By Marc Johnson, CMO
It is coming, they said. Brand advertising will migrate to digital when time spent online and audience size reached the scale major brands require, when inventory could be assured as brand safe, when video ad units and formats were more engaging, and when valid measurement comparisons could be made with TV. Well, these roadblocks have largely been overcome. Yet brand advertising is still a smaller and slower growing piece of the online advertising pie.
Why? Because until now, there has been no way to directly tie the qualitative, human aspects of brand strategy and the nuances of creative content to the delivery of online video advertising.
eMarketer defines branding ads as having “the objective of building awareness, familiarity, opinion, consideration or engagement with a brand.” Historically, this has meant trying to convince the largest amount of demographically homogeneous (and therefore supposedly like-minded) people to accept a brand’s singular point of difference — essentially exposing ads to everyone in the hope that an element of the brand, product or service connected with something inside a large number of those people.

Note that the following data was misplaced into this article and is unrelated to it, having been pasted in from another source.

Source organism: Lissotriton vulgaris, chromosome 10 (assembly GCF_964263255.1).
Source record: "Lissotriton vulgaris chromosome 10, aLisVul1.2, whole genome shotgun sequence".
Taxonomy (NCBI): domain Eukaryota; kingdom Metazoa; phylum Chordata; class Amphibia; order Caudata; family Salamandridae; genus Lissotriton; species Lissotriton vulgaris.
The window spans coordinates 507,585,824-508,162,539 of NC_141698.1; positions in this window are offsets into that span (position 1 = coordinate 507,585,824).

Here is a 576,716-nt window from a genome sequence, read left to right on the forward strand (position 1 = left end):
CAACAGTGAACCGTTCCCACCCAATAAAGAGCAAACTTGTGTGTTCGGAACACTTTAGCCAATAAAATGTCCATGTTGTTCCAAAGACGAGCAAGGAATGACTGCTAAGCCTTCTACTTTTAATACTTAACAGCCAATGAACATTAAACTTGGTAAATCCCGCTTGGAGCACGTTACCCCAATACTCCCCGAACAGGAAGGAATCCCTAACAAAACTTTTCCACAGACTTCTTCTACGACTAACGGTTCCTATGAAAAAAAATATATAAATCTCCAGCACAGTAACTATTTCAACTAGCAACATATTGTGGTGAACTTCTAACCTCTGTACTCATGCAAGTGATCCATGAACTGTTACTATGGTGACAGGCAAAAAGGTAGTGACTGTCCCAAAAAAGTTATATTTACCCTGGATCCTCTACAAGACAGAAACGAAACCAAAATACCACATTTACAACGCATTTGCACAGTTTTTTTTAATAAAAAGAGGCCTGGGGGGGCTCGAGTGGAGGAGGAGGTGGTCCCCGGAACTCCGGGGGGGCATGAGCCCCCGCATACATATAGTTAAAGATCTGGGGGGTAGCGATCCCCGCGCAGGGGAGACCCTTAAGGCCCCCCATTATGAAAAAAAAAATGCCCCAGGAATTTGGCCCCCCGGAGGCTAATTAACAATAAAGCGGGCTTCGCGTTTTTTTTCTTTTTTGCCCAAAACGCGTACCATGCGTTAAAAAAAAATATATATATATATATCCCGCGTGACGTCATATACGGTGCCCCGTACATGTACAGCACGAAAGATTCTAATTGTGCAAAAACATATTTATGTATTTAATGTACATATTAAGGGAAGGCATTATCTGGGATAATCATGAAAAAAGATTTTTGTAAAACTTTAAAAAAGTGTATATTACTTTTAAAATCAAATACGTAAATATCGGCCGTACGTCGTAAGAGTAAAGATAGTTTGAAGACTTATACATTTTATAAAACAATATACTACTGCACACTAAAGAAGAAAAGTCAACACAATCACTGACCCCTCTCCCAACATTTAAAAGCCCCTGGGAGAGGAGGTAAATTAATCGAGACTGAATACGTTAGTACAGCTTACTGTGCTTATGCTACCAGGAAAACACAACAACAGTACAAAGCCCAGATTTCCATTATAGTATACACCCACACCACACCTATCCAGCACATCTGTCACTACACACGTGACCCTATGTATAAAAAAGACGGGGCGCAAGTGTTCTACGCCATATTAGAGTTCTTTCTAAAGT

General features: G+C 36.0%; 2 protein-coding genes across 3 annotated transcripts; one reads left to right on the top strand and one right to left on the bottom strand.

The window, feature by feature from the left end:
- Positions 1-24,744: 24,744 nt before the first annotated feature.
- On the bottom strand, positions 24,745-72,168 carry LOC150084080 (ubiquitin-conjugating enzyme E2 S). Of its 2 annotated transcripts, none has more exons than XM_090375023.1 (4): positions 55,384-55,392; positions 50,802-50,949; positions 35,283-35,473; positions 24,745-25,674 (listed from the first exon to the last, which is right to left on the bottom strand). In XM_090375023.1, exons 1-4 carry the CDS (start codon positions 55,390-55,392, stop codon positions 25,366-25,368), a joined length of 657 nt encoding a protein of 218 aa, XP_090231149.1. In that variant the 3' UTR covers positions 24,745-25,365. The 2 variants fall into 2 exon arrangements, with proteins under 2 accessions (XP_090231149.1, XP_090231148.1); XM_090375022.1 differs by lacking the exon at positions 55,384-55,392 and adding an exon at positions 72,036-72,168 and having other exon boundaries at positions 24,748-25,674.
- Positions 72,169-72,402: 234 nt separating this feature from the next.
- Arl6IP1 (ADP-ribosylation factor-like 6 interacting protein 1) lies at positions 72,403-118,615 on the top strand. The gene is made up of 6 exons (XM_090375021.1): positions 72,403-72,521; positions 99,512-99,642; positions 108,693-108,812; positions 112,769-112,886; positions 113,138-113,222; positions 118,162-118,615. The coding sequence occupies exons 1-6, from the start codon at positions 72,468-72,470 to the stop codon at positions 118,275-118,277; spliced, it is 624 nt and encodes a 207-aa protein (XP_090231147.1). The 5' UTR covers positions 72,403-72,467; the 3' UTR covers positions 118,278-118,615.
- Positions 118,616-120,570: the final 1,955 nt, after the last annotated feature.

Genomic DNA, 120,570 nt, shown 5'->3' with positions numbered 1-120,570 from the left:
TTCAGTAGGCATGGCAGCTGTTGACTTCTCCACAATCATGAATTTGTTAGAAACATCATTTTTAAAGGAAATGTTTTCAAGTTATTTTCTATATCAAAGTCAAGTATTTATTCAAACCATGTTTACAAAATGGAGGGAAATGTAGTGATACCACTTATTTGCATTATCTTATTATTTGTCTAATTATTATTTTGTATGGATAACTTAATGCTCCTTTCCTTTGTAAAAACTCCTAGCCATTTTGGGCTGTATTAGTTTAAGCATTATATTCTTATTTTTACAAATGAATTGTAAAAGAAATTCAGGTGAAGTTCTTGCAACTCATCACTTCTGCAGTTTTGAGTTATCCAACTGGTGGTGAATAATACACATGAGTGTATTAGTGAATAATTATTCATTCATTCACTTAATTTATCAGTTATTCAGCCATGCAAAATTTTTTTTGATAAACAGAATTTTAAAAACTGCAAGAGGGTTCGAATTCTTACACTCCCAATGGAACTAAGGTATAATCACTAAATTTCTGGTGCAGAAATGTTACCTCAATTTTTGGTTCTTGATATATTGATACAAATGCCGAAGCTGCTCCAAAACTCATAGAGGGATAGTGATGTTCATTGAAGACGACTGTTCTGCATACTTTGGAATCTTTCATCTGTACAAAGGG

Data and technology have changed the dynamics of branding for both consumers and marketers. Consumers are now in full control of their experiences. They have so many more choices about brands that they lack the time to choose them. Anything that is not immediately relevant is dismissed. For marketers, assumptions about what is relevant to generic audiences like moms, millennials or white males are no longer enough to engage these overwhelmed consumers.
Resonate insures brands against this irrelevance by determining message receptivity in advance — effectively pre-optimizing video campaigns. This is accomplished by matching the attributes that a brand or campaign is built on to the people who are motivated by those very same attributes.
For example, a beauty brand that’s creative speaks to happiness can deliver online video advertising to only the 11% of female beauty buyers who are actually motivated by happiness, self-image and fulfillment. This method makes the video experience inherently more personal and the brand campaign more effective: when delivering online video advertising using motivations-based targeting, pre-roll completion rates are 40% higher than the national average. And overall motivations-based campaigns provide 20% lift in brand persuasion.
In the end, people don’t really want relationships with brands; they want the higher order states that brands promise. These states are based on values (e.g. financial security, self-esteem, concern for the future, peace of mind) and fulfilling the brand promise depends on finding and activating on those values that consumers hold in common with the brand.